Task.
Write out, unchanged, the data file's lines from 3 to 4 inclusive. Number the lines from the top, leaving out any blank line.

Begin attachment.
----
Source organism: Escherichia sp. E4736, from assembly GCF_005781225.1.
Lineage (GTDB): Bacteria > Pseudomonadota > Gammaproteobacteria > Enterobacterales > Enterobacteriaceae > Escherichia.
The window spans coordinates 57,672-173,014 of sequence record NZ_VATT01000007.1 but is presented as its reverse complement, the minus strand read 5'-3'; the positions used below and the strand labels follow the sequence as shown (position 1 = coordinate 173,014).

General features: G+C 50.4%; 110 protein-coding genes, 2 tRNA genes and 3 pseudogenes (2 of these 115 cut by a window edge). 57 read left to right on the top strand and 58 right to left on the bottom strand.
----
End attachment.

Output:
The window spans coordinates 57,672-173,014 of sequence record NZ_VATT01000007.1 but is presented as its reverse complement, the minus strand read 5'-3'; the positions used below and the strand labels follow the sequence as shown (position 1 = coordinate 173,014).

General features: G+C 50.4%; 110 protein-coding genes, 2 tRNA genes and 3 pseudogenes (2 of these 115 cut by a window edge). 57 read left to right on the top strand and 58 right to left on the bottom strand.